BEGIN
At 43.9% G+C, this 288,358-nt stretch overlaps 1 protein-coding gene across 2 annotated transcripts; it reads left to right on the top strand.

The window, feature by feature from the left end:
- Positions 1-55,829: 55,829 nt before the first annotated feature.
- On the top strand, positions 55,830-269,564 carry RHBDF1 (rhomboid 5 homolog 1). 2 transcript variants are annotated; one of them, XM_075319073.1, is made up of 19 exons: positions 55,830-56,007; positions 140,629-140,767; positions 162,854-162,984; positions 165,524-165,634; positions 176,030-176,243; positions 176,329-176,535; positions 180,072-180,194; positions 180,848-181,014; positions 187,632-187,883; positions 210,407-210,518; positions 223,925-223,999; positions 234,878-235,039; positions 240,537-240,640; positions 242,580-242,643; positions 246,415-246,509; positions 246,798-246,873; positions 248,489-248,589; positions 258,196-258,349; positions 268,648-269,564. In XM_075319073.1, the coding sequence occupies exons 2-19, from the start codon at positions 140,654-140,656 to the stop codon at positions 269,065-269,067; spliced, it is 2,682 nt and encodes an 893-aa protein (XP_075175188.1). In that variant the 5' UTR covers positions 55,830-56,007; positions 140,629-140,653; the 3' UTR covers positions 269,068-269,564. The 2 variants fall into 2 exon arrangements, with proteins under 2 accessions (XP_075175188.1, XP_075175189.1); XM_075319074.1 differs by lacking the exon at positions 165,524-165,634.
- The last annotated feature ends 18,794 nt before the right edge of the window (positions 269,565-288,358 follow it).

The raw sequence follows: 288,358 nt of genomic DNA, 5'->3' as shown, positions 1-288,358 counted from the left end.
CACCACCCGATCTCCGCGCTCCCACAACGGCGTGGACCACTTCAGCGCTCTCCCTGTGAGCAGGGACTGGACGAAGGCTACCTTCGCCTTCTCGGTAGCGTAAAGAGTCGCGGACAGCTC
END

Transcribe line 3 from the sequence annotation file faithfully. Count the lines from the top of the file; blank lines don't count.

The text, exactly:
- Positions 1-55,829: 55,829 nt before the first annotated feature.